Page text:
February is National Black History Month. There are some great books for read-alouds that I love to use in February and some fun activities to go with them to help celebrate Black History Month that I would love to share with you today. Here are the best read alouds to celebrate Black History Month.
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By: Ellen Levin
A stirring, dramatic story of a slave who mailed himself to freedom.
Henry Brown doesn’t know how old he is. Nobody keeps records of slaves’ birthdays. All the time he dreams about freedom, but that dream seems farther away than ever when he is torn from his family and put to work in a warehouse. Henry grows up and marries, but he is again devastated when his family is sold at the slave market. Then one day, as he lifts a crate at the warehouse, he knows exactly what he must do: He will mail himself to the North. After an arduous journey in the crate, Henry finally has a birthday — his first day of freedom.
By: Ruby Bridges
In 1960, six-year-old Ruby Bridges walked through an angry crowd and into a school where she changed history. This is the true story of an extraordinary little girl who helped shape our country when she became the first African-American to attend an all-white school in New Orleans. With simple text and historical photographs, this easy reader explores an amazing moment in history and the courage of a young girl who stayed strong in the face of racism.
Grades: Pre-K- 2nd
- I couldn’t play on the same playground as the white kids.
- I couldn’t go to their schools.
- I couldn’t drink from their water fountains.
- There were so many things I couldn’t do.
In 1963 Birmingham, Alabama, thousands of African American children volunteered to march for their civil rights after hearing Dr. Martin Luther King Jr. speak. They protested the laws that kept black people separate from white people. Facing fear, hate, and danger, these children used their voices to change the world. Frank Morrison’s emotive oil-on-canvas paintings bring this historical event to life, while Monica Clark-Robinson’s moving and poetic words document this remarkable time.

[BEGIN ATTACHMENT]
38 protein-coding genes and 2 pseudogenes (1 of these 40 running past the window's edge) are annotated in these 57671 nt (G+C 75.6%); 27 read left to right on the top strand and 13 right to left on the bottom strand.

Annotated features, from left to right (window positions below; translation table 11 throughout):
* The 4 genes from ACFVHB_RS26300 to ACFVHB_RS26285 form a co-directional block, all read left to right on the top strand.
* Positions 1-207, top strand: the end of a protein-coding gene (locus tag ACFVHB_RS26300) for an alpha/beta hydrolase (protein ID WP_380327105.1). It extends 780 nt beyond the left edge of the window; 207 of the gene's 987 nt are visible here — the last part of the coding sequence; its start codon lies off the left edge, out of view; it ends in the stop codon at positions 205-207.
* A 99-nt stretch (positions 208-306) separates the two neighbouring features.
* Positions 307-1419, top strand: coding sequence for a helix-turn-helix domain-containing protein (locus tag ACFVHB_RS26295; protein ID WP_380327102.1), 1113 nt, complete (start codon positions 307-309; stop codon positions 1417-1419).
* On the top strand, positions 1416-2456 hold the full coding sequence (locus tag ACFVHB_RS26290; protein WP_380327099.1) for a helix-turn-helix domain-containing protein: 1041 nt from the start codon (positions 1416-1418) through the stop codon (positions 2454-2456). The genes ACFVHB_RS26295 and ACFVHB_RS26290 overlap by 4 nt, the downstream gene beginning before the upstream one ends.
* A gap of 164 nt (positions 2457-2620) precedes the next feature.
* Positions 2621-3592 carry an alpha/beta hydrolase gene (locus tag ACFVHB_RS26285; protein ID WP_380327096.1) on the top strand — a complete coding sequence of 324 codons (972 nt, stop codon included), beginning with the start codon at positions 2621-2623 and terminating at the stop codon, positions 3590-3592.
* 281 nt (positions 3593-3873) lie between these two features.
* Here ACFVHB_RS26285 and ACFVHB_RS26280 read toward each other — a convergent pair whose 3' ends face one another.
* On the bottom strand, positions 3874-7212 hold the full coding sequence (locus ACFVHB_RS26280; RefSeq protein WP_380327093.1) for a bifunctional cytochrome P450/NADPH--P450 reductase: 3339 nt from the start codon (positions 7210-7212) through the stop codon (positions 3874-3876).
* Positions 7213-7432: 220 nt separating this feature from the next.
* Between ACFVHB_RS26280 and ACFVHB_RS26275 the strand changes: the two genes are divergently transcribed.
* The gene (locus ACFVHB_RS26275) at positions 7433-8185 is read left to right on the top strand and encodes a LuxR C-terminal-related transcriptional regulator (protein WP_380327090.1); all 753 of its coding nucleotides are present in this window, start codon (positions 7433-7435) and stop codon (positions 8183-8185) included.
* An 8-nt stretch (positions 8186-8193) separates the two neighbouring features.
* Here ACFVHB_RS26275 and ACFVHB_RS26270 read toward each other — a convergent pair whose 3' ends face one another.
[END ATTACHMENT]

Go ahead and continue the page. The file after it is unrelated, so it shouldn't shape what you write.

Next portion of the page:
Grades: 1st-3rd grades
By: Doreen Rappaport
Martin Luther King, Jr., was one of the most influential and gifted speakers of all time. Doreen Rappaport uses quotes from some of his most beloved speeches to tell the story of his life and his work in a simple, direct way. Bryan Collier’s stunning collage art combines remarkable watercolor paintings with vibrant patterns and textures. A timeline and a list of additional books and websites help make this a standout biography of Dr. King.
Clover’s mom says it isn’t safe to cross the fence that segregates their African-American side of town from the white side where Anna lives. But the two girls strike up a friendship, and get around the grown-ups’ rules by sitting on top of the fence together.
By: Margaret Kind Mitchell
When her grandfather registers to vote while living in segregated Mississippi, an African-American girl begins to understand why he insists that she attend school. Eight-year-old Little Joe learns the value of determination and the importance of standing up to prejudice.
By: Nikki Giovanni
An inspiring account of an event that shaped American history.
Fifty years after her refusal to give up her seat on a Montgomery, Alabama, city bus, Mrs. Rosa Parks is still one of the most important figures in the American civil rights movement. This picture-book tribute to Mrs. Parks is a celebration of her courageous action and the events that followed.
Award-winning poet, writer, and activist Nikki Giovanni’s evocative text combines with Bryan Collier’s striking cut-paper images to retell the story of this historic event from a wholly unique and original perspective.
By: Harriet Gillem Robinet
Like other ex-slaves, Paschal and his brother, Gideon, have been promised 40 acres and maybe a mule. But the notorious night riders have plans to take it away, threatening to tear the beautiful freedom that the two boys are enjoying for the first time in their young lives.
By: Margot Lee Shetterly
New York Times bestselling author Margot Lee Shetterly’s book is now available in a new edition perfect for young readers. This is the amazing true story of four African-American female mathematicians at NASA who helped achieve some of the greatest moments in our space program.
Before John Glenn orbited the earth, or Neil Armstrong walked on the moon, a group of dedicated female mathematicians known as “human computers” used pencils, slide rules, and adding machines to calculate the numbers that would launch rockets, and astronauts, into space. This book brings to life the stories of Dorothy Vaughan, Mary Jackson, Katherine Johnson, and Christine Darden, four African-American women who lived through the civil rights era, the Space Race, the Cold War, and the movement for gender equality, and whose work forever changed the face of NASA and the country.
By: Gwendolyn Hooks
Joyce Jenkins has recently moved to a new town with her family, and she will soon be attending a segregated school for the first time. Meanwhile, Connie Underwood is trying to figure out what her twin brothers are planning in secret. Readers (Ages 7-9) will follow along with the two girls as they find themselves in the middle of a civil rights demonstration, and find out how the fight for equality changed the country forever.
Check out this resource to use to celebrate Black History Month:
Black History Month is very important to acknowledge and teach about to students of all ages. In your opinion, what are the best read alouds to celebrate Black History Month?